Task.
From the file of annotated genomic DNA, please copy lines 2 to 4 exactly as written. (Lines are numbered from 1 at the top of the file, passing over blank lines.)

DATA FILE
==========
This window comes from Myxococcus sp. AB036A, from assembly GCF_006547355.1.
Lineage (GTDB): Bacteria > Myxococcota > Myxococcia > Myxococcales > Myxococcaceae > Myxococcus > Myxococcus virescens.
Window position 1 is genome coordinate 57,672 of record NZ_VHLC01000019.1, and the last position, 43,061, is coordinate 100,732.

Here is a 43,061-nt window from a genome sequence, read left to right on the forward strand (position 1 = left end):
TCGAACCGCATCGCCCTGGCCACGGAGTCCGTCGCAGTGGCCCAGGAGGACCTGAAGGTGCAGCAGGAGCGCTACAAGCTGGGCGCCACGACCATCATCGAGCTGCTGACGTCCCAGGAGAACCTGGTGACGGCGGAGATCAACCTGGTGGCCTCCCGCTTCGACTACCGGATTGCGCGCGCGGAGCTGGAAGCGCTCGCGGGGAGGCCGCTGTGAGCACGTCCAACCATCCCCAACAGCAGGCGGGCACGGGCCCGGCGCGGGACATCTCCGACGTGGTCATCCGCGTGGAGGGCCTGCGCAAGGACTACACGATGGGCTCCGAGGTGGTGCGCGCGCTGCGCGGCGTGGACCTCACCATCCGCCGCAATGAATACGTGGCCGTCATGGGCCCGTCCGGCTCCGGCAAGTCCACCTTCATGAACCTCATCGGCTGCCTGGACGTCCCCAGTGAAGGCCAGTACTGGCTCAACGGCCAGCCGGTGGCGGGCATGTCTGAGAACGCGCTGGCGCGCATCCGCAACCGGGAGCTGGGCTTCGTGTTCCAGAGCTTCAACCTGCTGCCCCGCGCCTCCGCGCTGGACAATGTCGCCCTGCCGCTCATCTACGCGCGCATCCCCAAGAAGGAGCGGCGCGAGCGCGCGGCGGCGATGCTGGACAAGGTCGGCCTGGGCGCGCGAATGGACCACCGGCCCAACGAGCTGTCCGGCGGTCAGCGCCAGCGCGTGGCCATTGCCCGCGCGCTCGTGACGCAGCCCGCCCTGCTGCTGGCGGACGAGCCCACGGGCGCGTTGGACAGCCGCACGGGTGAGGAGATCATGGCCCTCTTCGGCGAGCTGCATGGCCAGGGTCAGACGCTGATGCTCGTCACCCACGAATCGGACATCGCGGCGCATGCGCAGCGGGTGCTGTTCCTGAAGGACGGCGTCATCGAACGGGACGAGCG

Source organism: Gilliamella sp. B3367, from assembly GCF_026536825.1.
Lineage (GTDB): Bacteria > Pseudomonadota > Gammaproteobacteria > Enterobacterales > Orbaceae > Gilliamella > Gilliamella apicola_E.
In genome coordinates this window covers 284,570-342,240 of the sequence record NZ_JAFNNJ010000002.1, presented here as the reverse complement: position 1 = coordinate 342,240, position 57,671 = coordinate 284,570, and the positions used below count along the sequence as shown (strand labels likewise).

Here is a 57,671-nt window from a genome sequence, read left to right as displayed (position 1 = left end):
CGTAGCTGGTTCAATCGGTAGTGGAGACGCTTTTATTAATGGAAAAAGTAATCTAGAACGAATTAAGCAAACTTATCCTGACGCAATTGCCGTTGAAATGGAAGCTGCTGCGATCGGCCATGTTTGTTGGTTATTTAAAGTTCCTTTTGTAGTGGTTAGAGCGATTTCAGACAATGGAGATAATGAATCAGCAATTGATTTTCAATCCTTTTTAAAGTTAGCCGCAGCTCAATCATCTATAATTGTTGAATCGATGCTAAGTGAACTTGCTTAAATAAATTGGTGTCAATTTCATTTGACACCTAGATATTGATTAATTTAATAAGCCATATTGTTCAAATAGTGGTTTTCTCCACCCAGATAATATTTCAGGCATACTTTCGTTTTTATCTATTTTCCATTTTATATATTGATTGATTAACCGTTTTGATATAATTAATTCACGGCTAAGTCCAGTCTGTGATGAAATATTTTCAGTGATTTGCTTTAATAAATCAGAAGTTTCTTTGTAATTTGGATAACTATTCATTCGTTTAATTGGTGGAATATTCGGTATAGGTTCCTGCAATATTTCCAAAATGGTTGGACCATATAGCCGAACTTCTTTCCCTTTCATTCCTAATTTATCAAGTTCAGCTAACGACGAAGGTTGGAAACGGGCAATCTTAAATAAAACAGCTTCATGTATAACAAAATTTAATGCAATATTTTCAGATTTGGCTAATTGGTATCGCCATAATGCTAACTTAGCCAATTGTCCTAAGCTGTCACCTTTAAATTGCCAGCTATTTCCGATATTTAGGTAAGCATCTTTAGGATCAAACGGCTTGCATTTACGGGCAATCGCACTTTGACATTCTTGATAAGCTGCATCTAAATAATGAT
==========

Lineage (GTDB): Bacteria > Myxococcota > Myxococcia > Myxococcales > Myxococcaceae > Myxococcus > Myxococcus virescens.
Window position 1 is genome coordinate 57,672 of record NZ_VHLC01000019.1, and the last position, 43,061, is coordinate 100,732.

Here is a 43,061-nt window from a genome sequence, read left to right on the forward strand (position 1 = left end):